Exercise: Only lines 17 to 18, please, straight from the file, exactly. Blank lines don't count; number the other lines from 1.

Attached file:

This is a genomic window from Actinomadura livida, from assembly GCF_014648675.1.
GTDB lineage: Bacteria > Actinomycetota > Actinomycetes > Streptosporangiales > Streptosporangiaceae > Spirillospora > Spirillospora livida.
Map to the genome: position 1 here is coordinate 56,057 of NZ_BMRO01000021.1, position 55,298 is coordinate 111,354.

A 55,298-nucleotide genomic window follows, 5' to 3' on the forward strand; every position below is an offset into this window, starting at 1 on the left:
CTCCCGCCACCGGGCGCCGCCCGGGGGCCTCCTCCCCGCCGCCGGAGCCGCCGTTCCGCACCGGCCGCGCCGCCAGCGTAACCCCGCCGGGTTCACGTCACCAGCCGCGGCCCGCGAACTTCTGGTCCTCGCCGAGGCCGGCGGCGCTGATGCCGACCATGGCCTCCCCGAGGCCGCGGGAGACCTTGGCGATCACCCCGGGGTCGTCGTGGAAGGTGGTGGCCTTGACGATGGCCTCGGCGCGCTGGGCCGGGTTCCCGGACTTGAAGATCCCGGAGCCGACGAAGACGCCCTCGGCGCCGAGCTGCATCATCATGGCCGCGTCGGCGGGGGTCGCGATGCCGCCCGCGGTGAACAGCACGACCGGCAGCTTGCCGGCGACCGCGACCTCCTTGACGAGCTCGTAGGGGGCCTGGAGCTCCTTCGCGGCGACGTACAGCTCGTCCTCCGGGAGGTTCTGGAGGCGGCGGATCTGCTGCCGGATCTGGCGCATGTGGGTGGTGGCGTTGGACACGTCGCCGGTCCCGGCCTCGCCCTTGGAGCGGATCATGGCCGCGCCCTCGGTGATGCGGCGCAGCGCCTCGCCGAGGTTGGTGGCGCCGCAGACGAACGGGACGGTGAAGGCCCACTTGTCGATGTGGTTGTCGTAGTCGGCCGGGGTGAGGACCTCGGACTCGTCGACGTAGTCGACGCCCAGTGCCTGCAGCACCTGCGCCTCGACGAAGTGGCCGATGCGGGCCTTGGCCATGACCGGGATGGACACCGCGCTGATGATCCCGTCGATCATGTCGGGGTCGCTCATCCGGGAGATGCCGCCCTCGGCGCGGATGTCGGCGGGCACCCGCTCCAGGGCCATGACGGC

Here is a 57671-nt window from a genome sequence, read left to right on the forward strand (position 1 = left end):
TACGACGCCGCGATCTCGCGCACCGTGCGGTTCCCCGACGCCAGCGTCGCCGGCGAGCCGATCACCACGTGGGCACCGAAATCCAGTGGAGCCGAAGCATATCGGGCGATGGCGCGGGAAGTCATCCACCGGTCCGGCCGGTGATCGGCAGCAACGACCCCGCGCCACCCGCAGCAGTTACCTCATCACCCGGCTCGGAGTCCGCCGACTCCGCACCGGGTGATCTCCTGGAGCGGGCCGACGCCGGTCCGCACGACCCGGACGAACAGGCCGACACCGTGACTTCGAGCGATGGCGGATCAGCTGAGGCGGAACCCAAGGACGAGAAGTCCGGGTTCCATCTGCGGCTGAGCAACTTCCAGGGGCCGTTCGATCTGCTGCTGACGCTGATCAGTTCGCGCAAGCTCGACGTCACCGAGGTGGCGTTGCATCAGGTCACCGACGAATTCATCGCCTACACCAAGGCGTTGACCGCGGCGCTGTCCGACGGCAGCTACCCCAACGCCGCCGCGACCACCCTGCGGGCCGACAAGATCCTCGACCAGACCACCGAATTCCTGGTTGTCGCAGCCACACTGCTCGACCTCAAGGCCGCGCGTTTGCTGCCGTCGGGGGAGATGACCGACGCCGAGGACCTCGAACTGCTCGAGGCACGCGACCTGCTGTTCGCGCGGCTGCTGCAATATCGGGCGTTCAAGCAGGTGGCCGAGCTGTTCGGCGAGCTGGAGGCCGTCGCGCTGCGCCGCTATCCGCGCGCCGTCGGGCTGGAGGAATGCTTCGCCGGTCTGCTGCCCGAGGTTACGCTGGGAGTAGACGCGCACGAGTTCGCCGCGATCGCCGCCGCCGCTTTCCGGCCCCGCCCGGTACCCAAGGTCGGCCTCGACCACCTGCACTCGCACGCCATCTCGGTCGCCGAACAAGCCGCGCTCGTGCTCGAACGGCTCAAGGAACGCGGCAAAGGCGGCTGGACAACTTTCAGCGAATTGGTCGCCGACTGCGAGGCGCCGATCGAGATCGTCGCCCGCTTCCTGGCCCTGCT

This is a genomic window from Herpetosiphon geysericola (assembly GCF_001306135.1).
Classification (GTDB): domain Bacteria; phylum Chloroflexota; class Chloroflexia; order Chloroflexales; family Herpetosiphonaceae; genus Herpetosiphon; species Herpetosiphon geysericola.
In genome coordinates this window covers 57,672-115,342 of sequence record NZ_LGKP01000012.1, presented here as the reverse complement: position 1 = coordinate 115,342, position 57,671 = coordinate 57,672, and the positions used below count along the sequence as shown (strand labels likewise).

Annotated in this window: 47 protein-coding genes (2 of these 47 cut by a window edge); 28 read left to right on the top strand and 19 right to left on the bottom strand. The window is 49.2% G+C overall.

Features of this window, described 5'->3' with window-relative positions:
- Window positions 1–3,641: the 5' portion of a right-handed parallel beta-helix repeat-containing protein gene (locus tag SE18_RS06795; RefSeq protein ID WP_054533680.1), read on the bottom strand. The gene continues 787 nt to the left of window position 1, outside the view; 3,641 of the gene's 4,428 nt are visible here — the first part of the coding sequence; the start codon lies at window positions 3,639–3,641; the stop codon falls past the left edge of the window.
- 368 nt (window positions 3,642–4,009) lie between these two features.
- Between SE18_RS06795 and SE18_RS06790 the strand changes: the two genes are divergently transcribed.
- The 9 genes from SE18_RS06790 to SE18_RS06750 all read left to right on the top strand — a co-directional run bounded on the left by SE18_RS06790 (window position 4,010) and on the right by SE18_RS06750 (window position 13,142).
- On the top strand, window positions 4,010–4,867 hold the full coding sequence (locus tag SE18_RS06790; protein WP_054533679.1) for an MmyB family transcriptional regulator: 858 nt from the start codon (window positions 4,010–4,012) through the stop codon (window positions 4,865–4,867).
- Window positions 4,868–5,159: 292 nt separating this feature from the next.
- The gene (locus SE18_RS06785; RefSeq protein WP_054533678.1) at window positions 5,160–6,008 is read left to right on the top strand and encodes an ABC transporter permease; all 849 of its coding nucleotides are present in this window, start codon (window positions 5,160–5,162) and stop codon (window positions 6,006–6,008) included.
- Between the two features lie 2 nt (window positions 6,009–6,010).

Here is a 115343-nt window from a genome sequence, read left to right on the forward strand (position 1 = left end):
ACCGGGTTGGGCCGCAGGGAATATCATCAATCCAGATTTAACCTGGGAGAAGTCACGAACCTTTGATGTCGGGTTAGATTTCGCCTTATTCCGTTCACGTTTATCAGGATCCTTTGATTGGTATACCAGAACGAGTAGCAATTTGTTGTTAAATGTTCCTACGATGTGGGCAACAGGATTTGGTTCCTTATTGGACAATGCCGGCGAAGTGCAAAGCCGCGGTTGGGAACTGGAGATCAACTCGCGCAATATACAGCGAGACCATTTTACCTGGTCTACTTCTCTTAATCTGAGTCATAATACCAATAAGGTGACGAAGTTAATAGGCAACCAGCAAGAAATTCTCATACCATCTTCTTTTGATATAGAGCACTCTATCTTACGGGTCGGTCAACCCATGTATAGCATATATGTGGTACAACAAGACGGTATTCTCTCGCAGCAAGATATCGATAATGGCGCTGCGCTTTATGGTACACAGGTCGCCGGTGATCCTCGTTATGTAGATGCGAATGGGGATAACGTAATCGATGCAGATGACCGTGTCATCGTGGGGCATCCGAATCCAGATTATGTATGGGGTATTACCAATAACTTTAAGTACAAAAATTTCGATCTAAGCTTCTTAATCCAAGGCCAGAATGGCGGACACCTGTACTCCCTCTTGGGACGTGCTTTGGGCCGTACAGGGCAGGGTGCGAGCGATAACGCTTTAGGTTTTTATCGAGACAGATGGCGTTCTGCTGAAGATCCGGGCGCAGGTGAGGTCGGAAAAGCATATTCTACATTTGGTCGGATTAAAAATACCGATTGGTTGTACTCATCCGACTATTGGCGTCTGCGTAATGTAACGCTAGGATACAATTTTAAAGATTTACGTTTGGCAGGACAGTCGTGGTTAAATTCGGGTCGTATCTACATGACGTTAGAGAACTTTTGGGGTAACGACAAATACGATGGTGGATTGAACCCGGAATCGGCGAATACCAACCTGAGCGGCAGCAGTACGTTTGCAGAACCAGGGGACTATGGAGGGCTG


- On the top strand, window positions 4,010–4,867 hold the full coding sequence (locus tag SE18_RS06790; protein WP_054533679.1) for an MmyB family transcriptional regulator: 858 nt from the start codon (window positions 4,010–4,012) through the stop codon (window positions 4,865–4,867).
- Window positions 4,868–5,159: 292 nt separating this feature from the next.